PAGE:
Alcohol Drinkers' Exposure to Preventive Therapy for TB (ADEPTT) (ADEPTT)
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|ClinicalTrials.gov Identifier: NCT03302299|
Recruitment Status : Completed
First Posted : October 5, 2017
Last Update Posted : June 10, 2021
|Condition or disease||Intervention/treatment||Phase|
|Tuberculosis HIV/AIDS Alcohol Abuse||Drug: Isoniazid 300 Mg ORAL TABLET Drug: Pyridoxine 25 Mg Oral Tablet||Phase 4|
Tuberculosis (TB) is the leading cause of mortality in persons with HIV worldwide, accounting for 20-33% of HIV-related deaths, and is a high-priority area of research in HIV/AIDS by the NIH. TB preventive therapy decreases both all-cause mortality and active TB in persons with HIV by 30-50% above and beyond the benefits of antiretroviral therapy (ART) alone. Based on these findings, the World Health Organization (WHO) recommends isoniazid (INH) preventive therapy (IPT) for all persons with HIV in resource constrained settings. However, the WHO warns against the use of IPT in persons with "regular and heavy alcohol use." This exclusion stems from concern for increased hepatotoxicity in heavy drinkers in settings where liver enzymes are not routinely monitored. Heavy drinking in persons with HIV is very common, approximately 25%, in sub-Saharan Africa (SSA). Heavy drinking increases the risk for active TB at least threefold; thus, HIV-infected alcohol users should be prioritized for TB prevention. However, no studies have systematically assessed the safety of TB preventive therapy in heavy drinkers with or without HIV infection. It is critical to examine the safety and tolerability of TB preventive therapy for HIV-infected drinkers, given the high rates of HIV, TB infection, and alcohol comorbidities worldwide. While the risk of toxicity exists, the risk of TB disease could outweigh the toxicity harms. Thus, it is also crucial to determine whether the mortality benefits outweigh the toxicity risks for this significant portion of the HIV-infected population.
In addition, TB preventive therapy is only effective if taken consistently for the full course. Alcohol use is an established risk factor for decreased ART pill taking and active TB treatment discontinuation. Whether HIV-infected drinkers on ART can be adherent to TB preventive therapy is not known. Therefore it is essential to determine the level of adherence to TB preventive therapy by HIV-infected drinkers on ART, thus this study aims to examine adherence to TB preventative therapy as well.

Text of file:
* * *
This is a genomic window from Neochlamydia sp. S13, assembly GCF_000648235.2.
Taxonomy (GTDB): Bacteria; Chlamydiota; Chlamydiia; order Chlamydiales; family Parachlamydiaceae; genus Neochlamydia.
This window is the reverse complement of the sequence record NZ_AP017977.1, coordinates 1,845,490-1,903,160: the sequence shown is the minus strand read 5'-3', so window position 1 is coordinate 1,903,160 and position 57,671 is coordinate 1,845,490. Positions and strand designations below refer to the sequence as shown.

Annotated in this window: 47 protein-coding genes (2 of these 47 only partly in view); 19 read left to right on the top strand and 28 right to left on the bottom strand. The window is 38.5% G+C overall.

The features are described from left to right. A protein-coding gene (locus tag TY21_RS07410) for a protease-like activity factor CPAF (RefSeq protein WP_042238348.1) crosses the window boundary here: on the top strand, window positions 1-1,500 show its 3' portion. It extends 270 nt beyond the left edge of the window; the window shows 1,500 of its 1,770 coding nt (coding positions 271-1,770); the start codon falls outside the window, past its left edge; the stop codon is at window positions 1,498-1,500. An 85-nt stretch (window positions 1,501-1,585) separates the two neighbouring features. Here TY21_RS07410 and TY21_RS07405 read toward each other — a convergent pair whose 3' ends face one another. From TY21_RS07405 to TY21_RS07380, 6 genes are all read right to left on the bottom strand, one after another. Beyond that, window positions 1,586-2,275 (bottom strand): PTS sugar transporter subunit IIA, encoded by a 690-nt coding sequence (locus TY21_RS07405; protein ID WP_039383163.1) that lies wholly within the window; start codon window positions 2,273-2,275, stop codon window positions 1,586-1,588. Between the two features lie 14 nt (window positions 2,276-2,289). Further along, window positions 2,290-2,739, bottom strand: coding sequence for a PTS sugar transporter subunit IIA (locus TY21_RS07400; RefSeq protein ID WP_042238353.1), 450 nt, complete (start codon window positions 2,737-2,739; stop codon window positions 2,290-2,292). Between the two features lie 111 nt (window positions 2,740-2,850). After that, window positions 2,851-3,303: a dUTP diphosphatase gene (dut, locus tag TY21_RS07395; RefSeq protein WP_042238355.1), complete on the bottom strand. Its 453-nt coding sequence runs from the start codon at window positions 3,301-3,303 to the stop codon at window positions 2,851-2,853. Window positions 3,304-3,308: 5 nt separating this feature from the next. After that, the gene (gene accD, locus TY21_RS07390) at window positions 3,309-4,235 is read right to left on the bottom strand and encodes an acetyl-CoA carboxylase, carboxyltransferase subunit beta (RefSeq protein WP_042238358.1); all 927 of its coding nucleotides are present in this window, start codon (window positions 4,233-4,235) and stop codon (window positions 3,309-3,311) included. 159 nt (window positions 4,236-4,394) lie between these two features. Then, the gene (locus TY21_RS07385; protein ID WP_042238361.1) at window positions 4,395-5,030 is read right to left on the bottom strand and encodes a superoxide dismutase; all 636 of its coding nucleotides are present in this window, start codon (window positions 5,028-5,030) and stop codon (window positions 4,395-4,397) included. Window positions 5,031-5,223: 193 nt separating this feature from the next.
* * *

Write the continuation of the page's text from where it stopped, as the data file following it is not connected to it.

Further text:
This is a study to examine 6 months of daily INH (6H) among N=300 persons co-infected with HIV and TB. The aims of the study are:
Aim 1: To examine the safety and tolerability of 6H in HIV/TB co-infected drinkers, measured by hepatotoxicity and treatment discontinuation rates. The main aim is to estimate safety and tolerability overall among drinkers (primary) and by level of drinking (secondary).
Aim 2: To determine the level of TB preventive therapy adherence overall among drinkers and by level of drinking, and at 3 and 6 months. The main goal of this aim is to estimate adherence overall among drinkers (primary). Secondarily the investigators will estimate adherence by level of drinking (heavy, current but not heavy drinkers, and non-drinkers) and compare adherence across drinking levels. The investigators hypothesize that adherence will be highest among the non-drinkers.
Aim 3: To determine whether the benefits of providing TB preventive therapy to HIV-infected drinkers in resource-limited settings outweigh the risks compared to no treatment. The investigators hypothesize that providing TB preventive therapy will result in longer life expectancy and quality-adjusted life expectancy than not providing TB preventive therapy (current standard of care).
|Study Type :||Interventional (Clinical Trial)|
|Actual Enrollment :||302 participants|